Navigating Neukölln

The restaurants, cafés, bars and shops the locals don’t want you to know about...

Your guide to Berlin’s hippest ’hood

Restaurants and cafés

Right next to Tempelhof, the Schillerkiez – a residential grid based around the leafy Schillerpromenade – is where you'll find Neukölln's best cafés...

Bars and clubs

For a well-paced night out in Neukölln, start off in the quieter, more contemplative drinking dens of the Schillerkiez, before moving on to the rowdier venues of Weserstrasse...

Art galleries

Neukölln's art galleries tend to operate on a somewhat clandestine basis, putting on exhibitions with just a couple of hours' notice and spreading the word via social media...

Shops and markets

One-off pieces range from the avant-garde to the just-plain-bonkers, with designs – such as earmuffs with a built-in cigarette case and a series of caps modelled on female genitalia...


Neukölln overview

© David Clack


When you're planning a trip to Neukölln - the latest Berlin borough to be hailed as the centre of all things hip - Google Street View is of no use to you. Where I'm told I'll find an organic café, it shows me a battered old launderette, while typing in the address of an art gallery returns an uninspiring image of a miniature supermarket, its rusty, graffiti-stained shutters clinging stubbornly to the pavement. Further searches yield similar results, and I begin to wonder if my sources are playing games with me.

As it turns out, Neukölln's transformation is very much a reality, it's just happening so quickly that not even the internet's most invasive superpower can keep up with it.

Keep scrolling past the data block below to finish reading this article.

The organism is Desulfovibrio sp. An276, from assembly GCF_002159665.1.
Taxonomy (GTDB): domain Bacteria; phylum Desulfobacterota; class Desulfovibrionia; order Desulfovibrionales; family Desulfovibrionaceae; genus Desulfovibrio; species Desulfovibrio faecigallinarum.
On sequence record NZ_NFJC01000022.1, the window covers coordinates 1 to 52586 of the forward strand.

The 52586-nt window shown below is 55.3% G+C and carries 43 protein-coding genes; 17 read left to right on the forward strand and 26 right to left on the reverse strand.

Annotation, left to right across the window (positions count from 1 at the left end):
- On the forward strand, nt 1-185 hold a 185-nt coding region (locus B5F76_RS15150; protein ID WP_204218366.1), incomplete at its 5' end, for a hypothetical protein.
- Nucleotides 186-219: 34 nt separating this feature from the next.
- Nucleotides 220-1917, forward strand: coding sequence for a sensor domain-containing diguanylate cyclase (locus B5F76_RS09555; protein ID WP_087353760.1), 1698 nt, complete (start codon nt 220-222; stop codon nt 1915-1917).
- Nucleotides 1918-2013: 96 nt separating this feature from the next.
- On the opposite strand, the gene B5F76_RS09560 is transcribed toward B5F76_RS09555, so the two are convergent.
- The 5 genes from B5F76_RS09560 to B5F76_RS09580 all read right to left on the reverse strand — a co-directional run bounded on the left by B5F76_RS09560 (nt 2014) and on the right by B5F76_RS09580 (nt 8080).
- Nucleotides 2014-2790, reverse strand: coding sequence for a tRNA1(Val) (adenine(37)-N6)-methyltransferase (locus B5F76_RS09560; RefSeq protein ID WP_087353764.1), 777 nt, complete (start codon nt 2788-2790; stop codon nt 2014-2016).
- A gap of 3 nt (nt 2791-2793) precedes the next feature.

As my guide explains, it's all thanks to an airport. Or, rather, the lack of one. 'The area is basically unrecognisable from when I lived here seven years ago,' she tells me over coffee at Pappelreihe. 'Not long ago, Neukolln had more social problems than anywhere in Berlin. It's become a completely different place since the airport closed.'

Stretching across the borough's western border, Tempelhof airport was once one of the world's busiest transport hubs. When it closed for good in 2008, property prices in the surrounding area duly went through the roof and those who weren't priced out were left with a multi-purpose community park, where barbecues, sports clubs and other social events are held around the twin runways.

But that's not all. In September Tempelhofer Feld hosts the Berlin Festival, last year headlined by The Killers, Orbital and Sigur Ros. It's events like these that are slowly enticing artsy-minded Berliners away from Kreuzberg - the city's established bohemian district - and into the scuzzier, immigrant-ruled streets of Neukölln. The result is a patchwork of trendy trappings and international influence, with Turkish kebab stands and African cosmetics stores sandwiched between style-conscious bars and vintage furniture boutiques.


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